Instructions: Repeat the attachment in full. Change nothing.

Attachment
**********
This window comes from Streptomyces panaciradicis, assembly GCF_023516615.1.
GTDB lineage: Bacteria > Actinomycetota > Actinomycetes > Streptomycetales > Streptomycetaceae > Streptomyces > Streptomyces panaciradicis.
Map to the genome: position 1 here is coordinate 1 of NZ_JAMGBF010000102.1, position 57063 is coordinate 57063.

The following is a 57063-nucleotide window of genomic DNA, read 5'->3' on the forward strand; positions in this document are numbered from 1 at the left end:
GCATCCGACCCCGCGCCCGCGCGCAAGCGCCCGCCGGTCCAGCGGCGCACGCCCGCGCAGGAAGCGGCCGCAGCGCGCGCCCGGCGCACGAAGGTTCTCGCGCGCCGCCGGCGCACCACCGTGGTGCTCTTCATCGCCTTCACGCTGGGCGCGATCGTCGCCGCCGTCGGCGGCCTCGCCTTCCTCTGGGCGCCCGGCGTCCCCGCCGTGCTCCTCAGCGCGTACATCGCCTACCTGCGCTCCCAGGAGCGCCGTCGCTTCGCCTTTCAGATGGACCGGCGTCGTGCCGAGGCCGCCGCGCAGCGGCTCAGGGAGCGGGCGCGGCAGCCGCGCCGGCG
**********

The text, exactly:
This window comes from Streptomyces panaciradicis, assembly GCF_023516615.1.
GTDB lineage: Bacteria > Actinomycetota > Actinomycetes > Streptomycetales > Streptomycetaceae > Streptomyces > Streptomyces panaciradicis.
Map to the genome: position 1 here is coordinate 1 of NZ_JAMGBF010000102.1, position 57063 is coordinate 57063.

The following is a 57063-nucleotide window of genomic DNA, read 5'->3' on the forward strand; positions in this document are numbered from 1 at the left end:
GCATCCGACCCCGCGCCCGCGCGCAAGCGCCCGCCGGTCCAGCGGCGCACGCCCGCGCAGGAAGCGGCCGCAGCGCGCGCCCGGCGCACGAAGGTTCTCGCGCGCCGCCGGCGCACCACCGTGGTGCTCTTCATCGCCTTCACGCTGGGCGCGATCGTCGCCGCCGTCGGCGGCCTCGCCTTCCTCTGGGCGCCCGGCGTCCCCGCCGTGCTCCTCAGCGCGTACATCGCCTACCTGCGCTCCCAGGAGCGCCGTCGCTTCGCCTTTCAGATGGACCGGCGTCGTGCCGAGGCCGCCGCGCAGCGGCTCAGGGAGCGGGCGCGGCAGCCGCGCCGGCG